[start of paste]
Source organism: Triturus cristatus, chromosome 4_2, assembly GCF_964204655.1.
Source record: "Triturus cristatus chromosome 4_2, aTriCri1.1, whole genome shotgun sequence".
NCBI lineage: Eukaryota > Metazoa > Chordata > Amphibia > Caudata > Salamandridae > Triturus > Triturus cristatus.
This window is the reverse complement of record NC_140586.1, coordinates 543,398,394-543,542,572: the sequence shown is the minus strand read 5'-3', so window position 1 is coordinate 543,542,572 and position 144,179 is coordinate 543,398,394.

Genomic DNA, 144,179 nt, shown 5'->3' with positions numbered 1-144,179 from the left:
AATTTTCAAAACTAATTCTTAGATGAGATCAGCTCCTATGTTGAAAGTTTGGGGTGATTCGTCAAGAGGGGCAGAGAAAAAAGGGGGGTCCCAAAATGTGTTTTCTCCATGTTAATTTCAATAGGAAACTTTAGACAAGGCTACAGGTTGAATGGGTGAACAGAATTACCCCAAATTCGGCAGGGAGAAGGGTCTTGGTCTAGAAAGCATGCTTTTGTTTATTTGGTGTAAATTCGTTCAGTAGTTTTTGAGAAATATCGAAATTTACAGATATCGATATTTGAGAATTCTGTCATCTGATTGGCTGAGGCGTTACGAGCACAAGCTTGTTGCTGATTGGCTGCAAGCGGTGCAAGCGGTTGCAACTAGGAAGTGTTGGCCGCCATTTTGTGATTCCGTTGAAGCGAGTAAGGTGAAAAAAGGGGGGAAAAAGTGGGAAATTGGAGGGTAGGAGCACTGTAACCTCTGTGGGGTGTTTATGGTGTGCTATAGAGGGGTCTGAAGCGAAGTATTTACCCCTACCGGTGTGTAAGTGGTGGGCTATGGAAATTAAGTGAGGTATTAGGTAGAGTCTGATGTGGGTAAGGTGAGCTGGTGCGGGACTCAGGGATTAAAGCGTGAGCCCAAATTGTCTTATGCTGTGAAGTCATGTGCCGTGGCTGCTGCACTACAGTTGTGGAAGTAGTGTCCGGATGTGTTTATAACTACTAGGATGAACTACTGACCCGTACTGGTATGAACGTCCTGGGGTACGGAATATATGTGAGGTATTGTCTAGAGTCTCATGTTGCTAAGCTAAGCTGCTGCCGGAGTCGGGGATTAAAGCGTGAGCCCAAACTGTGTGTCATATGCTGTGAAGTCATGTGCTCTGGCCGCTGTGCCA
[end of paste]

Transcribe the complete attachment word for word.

Source organism: Triturus cristatus, chromosome 4_2, assembly GCF_964204655.1.
Source record: "Triturus cristatus chromosome 4_2, aTriCri1.1, whole genome shotgun sequence".
NCBI lineage: Eukaryota > Metazoa > Chordata > Amphibia > Caudata > Salamandridae > Triturus > Triturus cristatus.
This window is the reverse complement of record NC_140586.1, coordinates 543,398,394-543,542,572: the sequence shown is the minus strand read 5'-3', so window position 1 is coordinate 543,542,572 and position 144,179 is coordinate 543,398,394.

Genomic DNA, 144,179 nt, shown 5'->3' with positions numbered 1-144,179 from the left:
AATTTTCAAAACTAATTCTTAGATGAGATCAGCTCCTATGTTGAAAGTTTGGGGTGATTCGTCAAGAGGGGCAGAGAAAAAAGGGGGGTCCCAAAATGTGTTTTCTCCATGTTAATTTCAATAGGAAACTTTAGACAAGGCTACAGGTTGAATGGGTGAACAGAATTACCCCAAATTCGGCAGGGAGAAGGGTCTTGGTCTAGAAAGCATGCTTTTGTTTATTTGGTGTAAATTCGTTCAGTAGTTTTTGAGAAATATCGAAATTTACAGATATCGATATTTGAGAATTCTGTCATCTGATTGGCTGAGGCGTTACGAGCACAAGCTTGTTGCTGATTGGCTGCAAGCGGTGCAAGCGGTTGCAACTAGGAAGTGTTGGCCGCCATTTTGTGATTCCGTTGAAGCGAGTAAGGTGAAAAAAGGGGGGAAAAAGTGGGAAATTGGAGGGTAGGAGCACTGTAACCTCTGTGGGGTGTTTATGGTGTGCTATAGAGGGGTCTGAAGCGAAGTATTTACCCCTACCGGTGTGTAAGTGGTGGGCTATGGAAATTAAGTGAGGTATTAGGTAGAGTCTGATGTGGGTAAGGTGAGCTGGTGCGGGACTCAGGGATTAAAGCGTGAGCCCAAATTGTCTTATGCTGTGAAGTCATGTGCCGTGGCTGCTGCACTACAGTTGTGGAAGTAGTGTCCGGATGTGTTTATAACTACTAGGATGAACTACTGACCCGTACTGGTATGAACGTCCTGGGGTACGGAATATATGTGAGGTATTGTCTAGAGTCTCATGTTGCTAAGCTAAGCTGCTGCCGGAGTCGGGGATTAAAGCGTGAGCCCAAACTGTGTGTCATATGCTGTGAAGTCATGTGCTCTGGCCGCTGTGCCA